Netflix’s hit show Mo isn’t a story about food, but often, it tells its story through food. At least in part.
Debuted in August 2022, the dramedy, loosely based on the life of Houston comedian Mo Amer, explores the actor’s life as a Muslim Palestinean refugee in Alief, Texas, through his character Mo Najjar. It’s a story about equality and the underdog. “Anybody who’s ever felt like a fish out of water, or moves paycheck to paycheck, but is trying and struggling to do the right thing, this is for you,” Amer says.
Set in Clutch City, the show inevitably involves eating, with Houston’s food scene operating as a supporting character; several cameos show just how ingrained food is in the city’s culture and identity.
In Mo, what the characters eat or crave arguably serves as a vehicle, albeit subtle, to further explore and demonstrate identity and belonging, community, and cultural awareness. It operates as a connector at times, a buffer at others, and often as comfort, Amer says. During a moment of panic, Mo’s sister asks her brother Sameer whether he ate. At another point, Mo’s mother leaves out a comforting plate of hummus and pita for him to wake up to. And in the finale when Mo’s girlfriend Maria, played by Teresa Ruiz, suggests a reconciliation over takeout. Meanwhile, one of the series’ tensest moments centers around olive oil.
Mo’s food references should come as no surprise, though, especially for people familiar with Amer’s work. “It’s a big part of my life,” Amer says. “When [my family] fled the war in Kuwait, I remember my mother giving my sister a recipe book that went back 100 years at the time.” It’s these memories that he’s incorporated in his comedy specials, including Netflix’s “Mohammad in Texas,” where he recalls bringing back spices from overseas and rants about the rampant cultural appropriation of hummus, a staple in Palestinean households.
The comedian’s reverence and protectiveness toward hummus resurfaces in Mo when his character encounters a chocolate-flavored, “shit emoji” hummus at a local grocery store after spending an evening at the now-closed Kaan Ya Makan hookah lounge with friends. Instead of hot sauce (swag), Mo lovingly carries his mother’s homemade olive oil, another Palestinean specialty, in his pocket, and seeks to replenish his family’s healing stash by visiting a local olive grove amid moments of uncertainty. In the show’s first episode, Mo dines on grits, eggs, and pancakes with his Maria and his best friend Nick (played by local hip hop artist and fellow Alief-er Tobe Nwigwe) at The Breakfast Klub.
Featuring the iconic Houston institution, which counts celebrities like comedian Kevin Hart and music mogol Beyonce as fans, was a no-brainer for Amer. “I’ve been going to The Breakfast Klub for years,” he says, noting that he has brought friends, including comedian Dave Chapelle, to the popular Midtown spot. “It is Houston. It’s just a great reflection of the city and an example of a Black-owned business that’s been there forever. Anytime we want to have breakfast, that’s where we want to go.”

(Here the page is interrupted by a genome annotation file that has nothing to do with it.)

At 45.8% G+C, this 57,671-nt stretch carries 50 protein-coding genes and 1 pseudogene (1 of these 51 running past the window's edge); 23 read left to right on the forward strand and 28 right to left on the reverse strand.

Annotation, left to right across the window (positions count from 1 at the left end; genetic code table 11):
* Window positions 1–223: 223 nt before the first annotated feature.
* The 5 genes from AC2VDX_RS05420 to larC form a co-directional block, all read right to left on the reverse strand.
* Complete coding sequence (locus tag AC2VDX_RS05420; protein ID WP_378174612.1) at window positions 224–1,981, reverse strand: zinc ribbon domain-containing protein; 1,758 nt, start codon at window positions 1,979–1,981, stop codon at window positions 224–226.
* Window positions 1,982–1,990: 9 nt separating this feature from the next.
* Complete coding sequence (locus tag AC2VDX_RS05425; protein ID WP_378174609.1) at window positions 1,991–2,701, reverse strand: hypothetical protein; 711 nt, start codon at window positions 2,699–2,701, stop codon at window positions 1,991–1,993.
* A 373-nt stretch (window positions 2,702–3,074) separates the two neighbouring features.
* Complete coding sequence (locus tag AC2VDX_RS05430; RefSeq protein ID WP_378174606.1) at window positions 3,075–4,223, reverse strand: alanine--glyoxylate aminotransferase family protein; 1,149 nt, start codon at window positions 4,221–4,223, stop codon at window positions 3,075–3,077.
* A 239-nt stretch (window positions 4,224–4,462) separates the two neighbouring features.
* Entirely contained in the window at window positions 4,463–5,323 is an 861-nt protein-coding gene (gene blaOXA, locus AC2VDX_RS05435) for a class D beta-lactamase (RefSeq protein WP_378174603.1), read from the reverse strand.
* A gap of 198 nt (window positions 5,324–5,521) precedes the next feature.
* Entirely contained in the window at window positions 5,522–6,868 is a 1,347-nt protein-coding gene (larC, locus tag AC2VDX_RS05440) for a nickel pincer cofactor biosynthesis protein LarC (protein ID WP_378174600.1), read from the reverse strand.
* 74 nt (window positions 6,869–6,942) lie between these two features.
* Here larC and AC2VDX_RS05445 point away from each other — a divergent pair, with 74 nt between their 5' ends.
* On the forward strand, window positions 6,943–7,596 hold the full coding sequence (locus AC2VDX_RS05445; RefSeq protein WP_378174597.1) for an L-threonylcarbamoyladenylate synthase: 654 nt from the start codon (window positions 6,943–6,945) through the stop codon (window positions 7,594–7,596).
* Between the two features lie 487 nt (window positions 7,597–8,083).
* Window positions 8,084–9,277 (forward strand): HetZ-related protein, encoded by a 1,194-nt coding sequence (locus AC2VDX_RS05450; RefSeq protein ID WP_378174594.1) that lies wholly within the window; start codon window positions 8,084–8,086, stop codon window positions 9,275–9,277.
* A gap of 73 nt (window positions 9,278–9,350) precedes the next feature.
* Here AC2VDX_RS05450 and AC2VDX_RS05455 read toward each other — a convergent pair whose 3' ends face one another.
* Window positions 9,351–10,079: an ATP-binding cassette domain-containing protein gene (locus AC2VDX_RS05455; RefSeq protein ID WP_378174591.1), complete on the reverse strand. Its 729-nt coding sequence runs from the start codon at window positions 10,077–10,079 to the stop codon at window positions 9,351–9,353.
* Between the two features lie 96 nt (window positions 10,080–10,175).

Elsewhere throughout the season, viewers see glimpses of Houston’s Abdullah’s Lebanese bakery; comforting spreads of tea and small pastries during a funeral ritual; a sincere but failed attempt at halal food at a local Chick N’ Cone; breakfast tacos made and guzzled on the go; a sinister meeting outside of Alief’s La Hacienda meat market; plus a reference to Shipley’s kolaches and bear claw donuts — and an expression of deep regret when there are none in a moment of trouble.
And though “lean” — the recreational drug mixture of a soft drink (often, Sprite) and cough syrup containing codeine and promethazine — is not food, it’s worth noting that it too makes a recognizable, very Houston, double-cupped cameo. Amer vehemently shuts down any notion that the “purple drank” plot has any links to his real life; though he says a curious on-set extra asked him for his lean connect during filming. (“I was like ‘No, it’s fucking fake!’ No, I don’t do it,” he says, laughing.) The incorporation of the drug, he says, happened almost by accident as a way to move along the show’s storyline and illustrate a character who, after losing his way, self-medicated to avoid dealing with real-life issues. Being able to reference some of the Houston legends and hip-hop stars who have fallen victim to the drug, like Big Mo, DJ Screw, and Pimp C of UGK, was just a relatable way to lead to a deeper layer of complexity, he says. “People have lost family members to drug abuse, so we wanted to highlight that and … to make a point that people should get to the bottom of their problems,” Amer says.
What is consumed throughout Mo is just as reflective of Amer’s life as a Palestinian American and immigrant as it is of Houston, he says. From Vietnamese cuisine to Tex-Mex, “Houston, specifically, has the best food in America. It’s one of the most diverse. It’s one of the most creative,” Amer says. “I don’t think it’s debatable.” To have included Houston’s food scene and characters’ clear appreciation and reverence for food — a central part of the city’s enduring identity — only makes sense.
It’s vital, Amer says. “You can’t think properly without food or without being nourished and taking care of yourself,” he says. And in many ways, food is Houston’s love language, or at least, Amer says, “it’s a really important part of it.” Though Amer and showrunners are still waiting on the “almighty algorithm” to determine Mo’s fate, the show’s reception in Houston (and beyond) has been incredible, with many people in the community, particularly the Latinx community, embracing him, he says.
The local approval, Amer says, “is very important, or else I’d have to move.”